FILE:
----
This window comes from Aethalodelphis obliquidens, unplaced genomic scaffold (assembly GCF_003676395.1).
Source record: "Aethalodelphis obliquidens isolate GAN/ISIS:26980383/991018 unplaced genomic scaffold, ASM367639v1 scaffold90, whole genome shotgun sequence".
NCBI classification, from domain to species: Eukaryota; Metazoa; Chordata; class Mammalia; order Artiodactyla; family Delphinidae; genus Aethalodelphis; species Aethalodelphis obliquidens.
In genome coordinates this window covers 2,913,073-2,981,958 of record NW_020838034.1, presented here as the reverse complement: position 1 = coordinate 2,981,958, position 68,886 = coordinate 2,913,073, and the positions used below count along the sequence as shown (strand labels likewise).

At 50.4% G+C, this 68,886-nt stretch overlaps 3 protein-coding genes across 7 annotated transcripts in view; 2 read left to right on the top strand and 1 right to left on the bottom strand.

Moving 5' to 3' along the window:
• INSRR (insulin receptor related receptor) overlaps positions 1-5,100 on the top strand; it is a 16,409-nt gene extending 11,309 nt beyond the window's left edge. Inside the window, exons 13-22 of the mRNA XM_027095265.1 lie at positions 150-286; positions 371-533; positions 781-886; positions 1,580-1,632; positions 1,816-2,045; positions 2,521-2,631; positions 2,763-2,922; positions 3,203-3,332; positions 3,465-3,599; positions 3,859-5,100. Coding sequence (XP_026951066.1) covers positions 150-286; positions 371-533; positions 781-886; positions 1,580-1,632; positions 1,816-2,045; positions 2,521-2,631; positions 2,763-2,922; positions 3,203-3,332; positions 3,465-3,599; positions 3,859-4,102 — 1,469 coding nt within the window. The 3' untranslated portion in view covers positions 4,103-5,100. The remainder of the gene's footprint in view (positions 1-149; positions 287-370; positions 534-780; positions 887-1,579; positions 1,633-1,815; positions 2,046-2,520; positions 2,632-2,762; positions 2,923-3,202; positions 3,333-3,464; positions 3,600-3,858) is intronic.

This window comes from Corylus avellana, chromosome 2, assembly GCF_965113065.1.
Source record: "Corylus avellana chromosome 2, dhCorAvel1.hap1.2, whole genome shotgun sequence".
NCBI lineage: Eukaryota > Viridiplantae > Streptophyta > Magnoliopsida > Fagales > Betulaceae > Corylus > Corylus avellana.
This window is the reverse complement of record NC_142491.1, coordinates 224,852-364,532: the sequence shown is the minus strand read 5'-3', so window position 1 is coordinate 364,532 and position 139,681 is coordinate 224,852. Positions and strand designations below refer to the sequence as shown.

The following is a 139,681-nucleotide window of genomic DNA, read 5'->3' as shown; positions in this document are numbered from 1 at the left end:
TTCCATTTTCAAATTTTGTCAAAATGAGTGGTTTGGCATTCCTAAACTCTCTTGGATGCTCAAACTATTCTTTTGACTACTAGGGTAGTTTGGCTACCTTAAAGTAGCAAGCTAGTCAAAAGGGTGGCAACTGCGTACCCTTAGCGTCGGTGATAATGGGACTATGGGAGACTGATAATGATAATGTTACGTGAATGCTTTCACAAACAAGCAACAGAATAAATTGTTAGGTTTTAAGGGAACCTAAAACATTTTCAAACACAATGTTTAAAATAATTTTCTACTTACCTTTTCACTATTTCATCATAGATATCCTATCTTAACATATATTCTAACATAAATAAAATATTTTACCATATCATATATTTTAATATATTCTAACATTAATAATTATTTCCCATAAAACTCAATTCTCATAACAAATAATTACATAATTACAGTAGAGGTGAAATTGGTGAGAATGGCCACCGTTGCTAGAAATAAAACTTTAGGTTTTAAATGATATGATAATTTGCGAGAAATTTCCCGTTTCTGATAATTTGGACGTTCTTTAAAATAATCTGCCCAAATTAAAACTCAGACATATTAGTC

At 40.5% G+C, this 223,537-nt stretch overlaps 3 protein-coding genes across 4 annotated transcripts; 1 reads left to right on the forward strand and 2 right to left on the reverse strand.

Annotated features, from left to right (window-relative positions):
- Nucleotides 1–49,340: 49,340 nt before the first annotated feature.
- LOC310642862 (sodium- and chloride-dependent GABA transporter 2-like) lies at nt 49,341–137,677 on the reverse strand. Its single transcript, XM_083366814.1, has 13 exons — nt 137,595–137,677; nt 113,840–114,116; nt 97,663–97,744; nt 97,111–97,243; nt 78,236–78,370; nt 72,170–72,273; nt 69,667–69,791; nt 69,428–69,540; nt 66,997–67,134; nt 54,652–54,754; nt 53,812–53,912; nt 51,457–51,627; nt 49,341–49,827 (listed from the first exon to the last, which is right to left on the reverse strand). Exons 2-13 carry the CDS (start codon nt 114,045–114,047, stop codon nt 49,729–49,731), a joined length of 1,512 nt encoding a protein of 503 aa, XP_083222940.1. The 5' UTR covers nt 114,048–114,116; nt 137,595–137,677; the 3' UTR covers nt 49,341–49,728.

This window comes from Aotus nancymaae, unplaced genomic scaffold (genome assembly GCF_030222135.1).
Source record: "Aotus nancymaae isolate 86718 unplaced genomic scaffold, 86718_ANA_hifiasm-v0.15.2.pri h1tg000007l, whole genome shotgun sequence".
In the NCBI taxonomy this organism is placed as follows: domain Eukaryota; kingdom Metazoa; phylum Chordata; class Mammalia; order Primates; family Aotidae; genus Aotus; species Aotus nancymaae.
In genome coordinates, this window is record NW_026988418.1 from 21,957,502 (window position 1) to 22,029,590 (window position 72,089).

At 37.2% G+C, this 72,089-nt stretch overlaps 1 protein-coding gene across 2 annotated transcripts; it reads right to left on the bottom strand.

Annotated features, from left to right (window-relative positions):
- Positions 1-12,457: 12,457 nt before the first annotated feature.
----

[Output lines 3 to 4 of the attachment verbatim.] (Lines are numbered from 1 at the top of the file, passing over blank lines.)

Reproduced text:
NCBI classification, from domain to species: Eukaryota; Metazoa; Chordata; class Mammalia; order Artiodactyla; family Delphinidae; genus Aethalodelphis; species Aethalodelphis obliquidens.
In genome coordinates this window covers 2,913,073-2,981,958 of record NW_020838034.1, presented here as the reverse complement: position 1 = coordinate 2,981,958, position 68,886 = coordinate 2,913,073, and the positions used below count along the sequence as shown (strand labels likewise).